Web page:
Bill English is back. No, not the leader. The thoughtful, modern-conservative policy wonk.
Having mused on a career outside politics but not being of the age when cushy diplomatic posts or board appointments are bestowed, he has found redemption in education.
No, not his own. Others’. Though he has been educating himself in the process.
English might have sought a life in politics’ “upper house” as foreign minister in a Don Brash government, which Australian Foreign Minister Alexander Downer did when ousted as Liberal leader as a youngish man.
Instead, he chose a domestic portfolio, potentially an election-deciding one, and fought off Brash’s move in March to take the tertiary part off him. He has done some headline-mongering, stopping Trevor Mallard’s politically inept school amalgamations and caning Steve Maharey’s tertiary institutions’ misuse of funds. But more important is his so-far unsung policy work which eschews his colleagues’ bumper-sticker posturings.
English still needs a presentational remake, the lack of which contributed to his 2002 election disaster. He still has not got the networks humming. But he has read a pile of books and articles and listened to experts here and abroad and to teachers, children and parents and is developing a framework for thinking about education which will challenge Mallard.
Actually, he and Mallard agree on quite a lot.
Both back the NCEA, for example.
Both want (and Mallard is driving) emphasis on literacy, including grammar, and numeracy, including mental arithmetic. This sounds like “back to basics”, one of National’s mantras, but has a more sensible basis: to ensure children have the “foundation skills” required for almost any job and to be the “good citizens” English thinks is the purpose of education.
Both think teachers can make a real difference, whatever children’s home and social background: big brown boys are not unteachable — “what you expect of a child makes a difference,” English says. Both emphasise, though in different ways, the value of early childhood education, particularly for children from disadvantaged homes.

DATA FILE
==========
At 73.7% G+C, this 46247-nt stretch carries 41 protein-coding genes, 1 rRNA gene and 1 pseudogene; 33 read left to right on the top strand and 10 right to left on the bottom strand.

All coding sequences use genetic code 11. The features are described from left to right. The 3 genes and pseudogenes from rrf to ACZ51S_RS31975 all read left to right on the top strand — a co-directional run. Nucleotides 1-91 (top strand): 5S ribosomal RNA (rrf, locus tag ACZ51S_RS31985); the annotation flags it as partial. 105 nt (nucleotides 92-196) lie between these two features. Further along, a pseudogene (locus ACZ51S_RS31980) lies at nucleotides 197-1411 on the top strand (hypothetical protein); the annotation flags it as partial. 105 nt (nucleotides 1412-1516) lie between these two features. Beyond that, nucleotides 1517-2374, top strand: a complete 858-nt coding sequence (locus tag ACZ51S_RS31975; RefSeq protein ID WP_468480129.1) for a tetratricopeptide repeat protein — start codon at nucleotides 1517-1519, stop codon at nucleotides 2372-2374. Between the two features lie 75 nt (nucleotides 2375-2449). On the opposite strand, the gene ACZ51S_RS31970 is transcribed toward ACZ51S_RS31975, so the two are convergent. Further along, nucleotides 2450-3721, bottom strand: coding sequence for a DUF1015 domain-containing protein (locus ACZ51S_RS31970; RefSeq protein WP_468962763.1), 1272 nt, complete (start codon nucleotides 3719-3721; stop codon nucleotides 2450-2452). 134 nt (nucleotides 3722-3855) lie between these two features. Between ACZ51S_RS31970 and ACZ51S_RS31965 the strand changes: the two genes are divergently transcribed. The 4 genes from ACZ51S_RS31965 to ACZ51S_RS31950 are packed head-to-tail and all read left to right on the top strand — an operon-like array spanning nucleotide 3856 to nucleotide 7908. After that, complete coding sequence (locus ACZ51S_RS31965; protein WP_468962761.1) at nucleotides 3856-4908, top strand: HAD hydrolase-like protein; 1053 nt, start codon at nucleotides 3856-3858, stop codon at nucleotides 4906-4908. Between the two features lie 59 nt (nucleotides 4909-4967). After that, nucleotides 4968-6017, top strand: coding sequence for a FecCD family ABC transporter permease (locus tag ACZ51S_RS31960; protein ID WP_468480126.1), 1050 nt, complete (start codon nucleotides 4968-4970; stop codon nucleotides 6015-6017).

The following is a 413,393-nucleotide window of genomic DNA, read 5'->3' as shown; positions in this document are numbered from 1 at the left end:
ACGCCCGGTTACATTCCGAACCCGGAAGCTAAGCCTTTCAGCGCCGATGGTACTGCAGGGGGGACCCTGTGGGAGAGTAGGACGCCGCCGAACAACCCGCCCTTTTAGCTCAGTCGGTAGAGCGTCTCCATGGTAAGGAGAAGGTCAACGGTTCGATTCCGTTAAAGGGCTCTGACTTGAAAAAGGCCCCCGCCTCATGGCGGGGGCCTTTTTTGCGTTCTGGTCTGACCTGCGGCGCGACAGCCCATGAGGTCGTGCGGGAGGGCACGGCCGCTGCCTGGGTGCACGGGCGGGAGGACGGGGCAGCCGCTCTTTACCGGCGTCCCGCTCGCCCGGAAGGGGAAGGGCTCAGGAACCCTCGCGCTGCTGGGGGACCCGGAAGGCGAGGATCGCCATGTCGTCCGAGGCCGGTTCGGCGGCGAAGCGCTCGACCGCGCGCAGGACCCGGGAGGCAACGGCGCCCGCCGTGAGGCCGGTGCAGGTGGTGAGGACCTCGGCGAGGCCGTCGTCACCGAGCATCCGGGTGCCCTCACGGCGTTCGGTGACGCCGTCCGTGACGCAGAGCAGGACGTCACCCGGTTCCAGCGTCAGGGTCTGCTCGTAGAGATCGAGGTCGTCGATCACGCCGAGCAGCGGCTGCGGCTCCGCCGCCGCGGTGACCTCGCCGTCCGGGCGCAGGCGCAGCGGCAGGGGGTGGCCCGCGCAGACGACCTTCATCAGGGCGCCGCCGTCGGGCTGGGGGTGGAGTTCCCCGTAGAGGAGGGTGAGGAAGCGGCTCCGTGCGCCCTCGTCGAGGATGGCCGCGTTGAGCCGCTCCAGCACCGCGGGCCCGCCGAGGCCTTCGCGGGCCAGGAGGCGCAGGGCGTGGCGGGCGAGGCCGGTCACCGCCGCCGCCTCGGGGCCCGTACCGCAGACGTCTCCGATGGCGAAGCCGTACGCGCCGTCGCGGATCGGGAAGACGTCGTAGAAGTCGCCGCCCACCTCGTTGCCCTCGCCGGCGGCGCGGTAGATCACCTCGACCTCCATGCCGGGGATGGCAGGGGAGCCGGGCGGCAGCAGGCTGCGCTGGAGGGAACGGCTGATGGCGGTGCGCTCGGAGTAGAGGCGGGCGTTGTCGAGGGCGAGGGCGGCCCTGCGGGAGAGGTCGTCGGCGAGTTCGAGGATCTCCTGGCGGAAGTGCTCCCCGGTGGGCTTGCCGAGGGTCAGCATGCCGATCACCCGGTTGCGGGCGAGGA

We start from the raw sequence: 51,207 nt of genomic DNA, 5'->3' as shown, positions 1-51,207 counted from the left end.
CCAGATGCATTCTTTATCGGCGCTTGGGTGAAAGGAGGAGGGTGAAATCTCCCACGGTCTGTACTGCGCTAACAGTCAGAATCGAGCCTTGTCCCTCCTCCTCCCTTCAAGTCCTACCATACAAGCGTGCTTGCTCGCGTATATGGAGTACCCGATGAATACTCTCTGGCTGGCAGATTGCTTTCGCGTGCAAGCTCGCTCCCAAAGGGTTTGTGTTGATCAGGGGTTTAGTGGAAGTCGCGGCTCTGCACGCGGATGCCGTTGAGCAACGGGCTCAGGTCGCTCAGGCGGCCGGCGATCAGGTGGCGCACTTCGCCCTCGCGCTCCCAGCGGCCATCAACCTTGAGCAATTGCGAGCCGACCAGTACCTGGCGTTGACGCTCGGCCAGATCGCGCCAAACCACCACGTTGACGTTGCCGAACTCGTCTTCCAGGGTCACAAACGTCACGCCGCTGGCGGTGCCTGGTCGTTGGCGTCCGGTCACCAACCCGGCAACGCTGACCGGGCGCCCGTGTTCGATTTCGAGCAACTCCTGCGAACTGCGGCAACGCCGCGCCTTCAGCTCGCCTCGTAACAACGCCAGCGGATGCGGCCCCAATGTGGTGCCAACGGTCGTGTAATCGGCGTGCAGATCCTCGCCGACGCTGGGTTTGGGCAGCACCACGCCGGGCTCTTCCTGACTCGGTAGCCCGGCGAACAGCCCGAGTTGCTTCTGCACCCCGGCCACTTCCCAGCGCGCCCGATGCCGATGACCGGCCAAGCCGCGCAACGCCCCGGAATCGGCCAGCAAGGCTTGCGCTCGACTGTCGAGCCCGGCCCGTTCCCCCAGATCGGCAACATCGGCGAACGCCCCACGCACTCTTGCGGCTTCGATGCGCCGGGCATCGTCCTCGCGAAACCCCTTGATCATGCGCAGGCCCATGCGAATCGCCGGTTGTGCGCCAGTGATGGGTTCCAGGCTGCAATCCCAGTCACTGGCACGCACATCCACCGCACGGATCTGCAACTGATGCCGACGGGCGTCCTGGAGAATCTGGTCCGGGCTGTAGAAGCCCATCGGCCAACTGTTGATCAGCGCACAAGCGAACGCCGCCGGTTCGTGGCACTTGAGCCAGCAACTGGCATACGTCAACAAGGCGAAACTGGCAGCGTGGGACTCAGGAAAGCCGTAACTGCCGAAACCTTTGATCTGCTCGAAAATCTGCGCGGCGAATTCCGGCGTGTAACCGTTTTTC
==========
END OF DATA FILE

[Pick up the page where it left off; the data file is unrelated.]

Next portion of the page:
Both enthuse over (and Mallard is driving) new teacher self-assessment techniques, such as asTTle, devised by John Hattie at Auckland University, which enable and encourage teachers to focus on what children are learning (rather than on what the teachers are teaching) and thereby reshape their teaching to bring about more learning. English endorsed the announcement a fortnight ago putting asTTle online.
These developments — some began under the National government — give hope that the generation-to-generation cycle of low aspirations and low achievement can be broken.
But there are significant differences between Mallard and English and they centre on flexibility.
Mallard has a 1970s-style centralist approach. Amalgamating state schools and zoning them to make them take all children living in their zone are examples.
English believes zoning locks large numbers of poor kids into poor schools, since Mallard has a near-absolute, preference for state-paid education to be delivered by state schools, “integrated” Catholic schools or Maori schools (where, incidentally, the unionised teachers are).
Mallard canned, for example, Christine Fernyhough’s bid to set up an intermediate school for gifted children; they are supposed to be (but are not) catered for within his overstretched state system. English would have approved it.
The difference is not just ideological. English, at 42, is of a generation which expects more customised services than the 50-somethings who run the cabinet. The 20- and 30-somethings expect even more customisation. The risk Mallard runs is that well enough off (or worried enough) parents will increasingly vote for their children with their chequebooks. If so, farewell Labour’s cherished equality of opportunity.
To meet diversity of need and diversifying community expectations, English insists, requires diversity of supply, both in the state system and through non-state schools — any group of teachers meeting approved standards should be able to run a school on state funding.
This is not simply “choice”, another empty National mantra. English would insist on strong accountability mechanisms and feedback loops in which parents were a part, which in turn would require much more information for and openness to parents, which would require measurement. He wants a “parent’s charter” — in opposition, as he sees, it to Mallard’s deference to lobby groups.
English may well be closer to today’s young parents’ intuitions than Mallard — though Mallard’s policy initiatives should not be discounted. But what is valuable, given education’s crucial importance, is not who is right but that there is a real educational debate, not just a political one, in the making.
Can Brash’s strategists recognise and capitalise on that? Not on the evidence so far. But Brash is a fast learner. English could teach him a thing or two.